"Wealth gained hastily will dwindle, but whoever gathers little by little will increase it." - Proverbs 13:11
A chocolate left on a turned-down bed signifies a lovely hotel. It's such a treat.
But at a recent meeting, the hotel receptionist offered us a choice of chocolate when we checked in. "Do you prefer milk chocolate or dark?" she asked, "With or without almonds?"
After guests answered, they were presented with an entire chocolate bar to take up to their room! But perhaps such extravagance can be explained by the context. We were in Hershey, Pennsylvania, after all.
Still, that gesture reflects a change in our culture over the last decades. If you order a regular soda, you get something massive. If you order a small, you get what used to be large. The fast food drive through is not the only place where things get supersized. It seems to happen everywhere.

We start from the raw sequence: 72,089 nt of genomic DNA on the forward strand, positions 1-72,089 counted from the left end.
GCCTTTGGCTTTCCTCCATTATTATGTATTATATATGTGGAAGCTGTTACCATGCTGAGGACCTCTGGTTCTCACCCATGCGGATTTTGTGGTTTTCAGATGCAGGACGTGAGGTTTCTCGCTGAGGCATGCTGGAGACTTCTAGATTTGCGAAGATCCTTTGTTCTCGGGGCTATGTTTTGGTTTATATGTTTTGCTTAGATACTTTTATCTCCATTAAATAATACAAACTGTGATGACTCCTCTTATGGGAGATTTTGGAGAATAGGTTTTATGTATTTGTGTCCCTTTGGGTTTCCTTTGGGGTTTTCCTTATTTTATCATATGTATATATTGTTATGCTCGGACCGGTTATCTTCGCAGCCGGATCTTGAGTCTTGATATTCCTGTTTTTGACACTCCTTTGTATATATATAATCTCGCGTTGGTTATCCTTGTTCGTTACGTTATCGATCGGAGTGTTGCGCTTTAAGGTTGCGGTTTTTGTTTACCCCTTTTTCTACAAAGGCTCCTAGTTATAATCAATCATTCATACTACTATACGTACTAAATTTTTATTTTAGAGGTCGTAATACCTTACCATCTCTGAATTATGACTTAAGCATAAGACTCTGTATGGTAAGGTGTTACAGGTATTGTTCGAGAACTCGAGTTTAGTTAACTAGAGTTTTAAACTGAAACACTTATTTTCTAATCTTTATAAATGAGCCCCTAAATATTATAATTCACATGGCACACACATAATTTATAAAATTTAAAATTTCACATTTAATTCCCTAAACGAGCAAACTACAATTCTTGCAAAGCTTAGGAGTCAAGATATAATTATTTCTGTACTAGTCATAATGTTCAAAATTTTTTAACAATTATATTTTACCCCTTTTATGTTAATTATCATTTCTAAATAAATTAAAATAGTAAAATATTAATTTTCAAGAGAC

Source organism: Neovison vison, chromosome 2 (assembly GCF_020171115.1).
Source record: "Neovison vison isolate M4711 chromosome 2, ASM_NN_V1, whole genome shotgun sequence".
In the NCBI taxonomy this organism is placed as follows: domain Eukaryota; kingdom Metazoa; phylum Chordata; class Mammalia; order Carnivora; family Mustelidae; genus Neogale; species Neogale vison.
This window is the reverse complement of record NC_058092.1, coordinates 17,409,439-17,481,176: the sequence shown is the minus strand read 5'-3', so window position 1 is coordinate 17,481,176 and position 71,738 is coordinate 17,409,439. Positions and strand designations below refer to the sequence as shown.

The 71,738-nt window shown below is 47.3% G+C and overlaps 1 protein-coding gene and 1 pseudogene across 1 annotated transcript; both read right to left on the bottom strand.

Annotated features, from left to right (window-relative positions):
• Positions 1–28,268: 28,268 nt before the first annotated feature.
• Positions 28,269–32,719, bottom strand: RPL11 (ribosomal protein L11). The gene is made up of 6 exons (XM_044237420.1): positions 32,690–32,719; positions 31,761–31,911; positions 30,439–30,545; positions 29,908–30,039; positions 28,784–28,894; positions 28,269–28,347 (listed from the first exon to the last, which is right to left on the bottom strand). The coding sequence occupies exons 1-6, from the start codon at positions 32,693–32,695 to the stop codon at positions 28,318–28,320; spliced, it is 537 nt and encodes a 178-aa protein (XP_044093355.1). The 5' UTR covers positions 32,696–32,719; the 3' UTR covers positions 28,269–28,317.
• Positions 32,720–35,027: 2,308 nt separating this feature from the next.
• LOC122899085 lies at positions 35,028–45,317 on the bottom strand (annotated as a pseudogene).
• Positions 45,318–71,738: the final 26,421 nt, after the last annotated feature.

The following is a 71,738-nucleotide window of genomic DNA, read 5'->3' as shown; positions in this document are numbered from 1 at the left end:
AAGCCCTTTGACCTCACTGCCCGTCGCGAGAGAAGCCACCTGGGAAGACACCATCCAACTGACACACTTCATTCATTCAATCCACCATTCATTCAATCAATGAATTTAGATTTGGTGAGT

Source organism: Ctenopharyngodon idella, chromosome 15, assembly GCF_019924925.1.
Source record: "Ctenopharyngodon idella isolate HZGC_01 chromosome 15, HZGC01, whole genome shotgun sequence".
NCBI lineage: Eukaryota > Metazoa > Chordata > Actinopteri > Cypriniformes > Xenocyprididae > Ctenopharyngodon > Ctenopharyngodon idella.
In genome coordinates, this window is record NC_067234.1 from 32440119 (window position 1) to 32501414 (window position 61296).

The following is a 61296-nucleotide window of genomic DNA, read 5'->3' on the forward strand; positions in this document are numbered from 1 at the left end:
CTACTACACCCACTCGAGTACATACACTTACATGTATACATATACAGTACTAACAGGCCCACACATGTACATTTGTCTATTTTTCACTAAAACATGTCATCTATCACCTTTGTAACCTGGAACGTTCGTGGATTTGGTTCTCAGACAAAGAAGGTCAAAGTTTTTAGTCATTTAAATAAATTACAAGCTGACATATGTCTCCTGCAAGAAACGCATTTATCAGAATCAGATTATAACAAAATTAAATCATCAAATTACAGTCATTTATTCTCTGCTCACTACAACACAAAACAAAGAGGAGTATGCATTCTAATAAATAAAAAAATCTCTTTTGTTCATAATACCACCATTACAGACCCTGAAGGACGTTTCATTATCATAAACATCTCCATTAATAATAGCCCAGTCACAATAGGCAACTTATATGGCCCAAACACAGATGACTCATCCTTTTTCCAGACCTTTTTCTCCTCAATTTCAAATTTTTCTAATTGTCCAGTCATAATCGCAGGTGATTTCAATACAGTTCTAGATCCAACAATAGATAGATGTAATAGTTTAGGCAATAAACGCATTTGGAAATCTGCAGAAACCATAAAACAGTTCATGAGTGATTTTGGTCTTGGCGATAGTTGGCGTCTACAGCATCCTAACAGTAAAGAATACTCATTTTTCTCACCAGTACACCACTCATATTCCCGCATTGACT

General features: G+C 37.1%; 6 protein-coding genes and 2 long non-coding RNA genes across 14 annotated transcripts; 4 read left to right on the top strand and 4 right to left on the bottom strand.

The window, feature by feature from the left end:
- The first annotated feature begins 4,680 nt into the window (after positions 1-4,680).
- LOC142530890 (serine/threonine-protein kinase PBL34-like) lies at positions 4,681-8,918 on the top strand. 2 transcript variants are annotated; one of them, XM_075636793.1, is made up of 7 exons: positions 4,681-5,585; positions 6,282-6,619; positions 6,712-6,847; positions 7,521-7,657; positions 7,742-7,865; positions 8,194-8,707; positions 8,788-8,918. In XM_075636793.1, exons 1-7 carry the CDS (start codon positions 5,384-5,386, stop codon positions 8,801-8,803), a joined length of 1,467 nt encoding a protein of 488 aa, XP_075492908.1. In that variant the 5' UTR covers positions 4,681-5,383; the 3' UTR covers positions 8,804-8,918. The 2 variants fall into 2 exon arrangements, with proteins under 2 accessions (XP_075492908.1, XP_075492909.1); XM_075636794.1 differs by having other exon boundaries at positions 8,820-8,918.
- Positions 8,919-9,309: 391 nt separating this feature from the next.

It used to be a small chocolate left on a bed was a surprise, a moment of grace. But at that hotel, we got to choose our flavor and then got the whole chocolate bar. What effect does that have on us? I'm not sure it makes us "sweeter."
I wonder if, when I next stay at a hotel that leaves a chocolate on the bed, if I will be disappointed. Will I start grousing: "What? Just a little piece of candy? Not the whole bar? And what if I wanted another flavor?"
Sometimes being given too much spoils us for smaller things. With so many choices and such large portions, are we losing the ability to taste and appreciate the smaller gifts, like a tiny piece of chocolate left on a bed?
Dear God, adjust my eyesight to see the small, tiny, precious gifts of grace in my supersized world.
Lillian Daniel, author of When "Spiritual But Not Religious" is Not Enough, has a chapter in the new anthology, What My Mother Gave Me: Thirty-one Women on the Gifts That Mattered Most. Follow her on twitter @lillianfdaniel.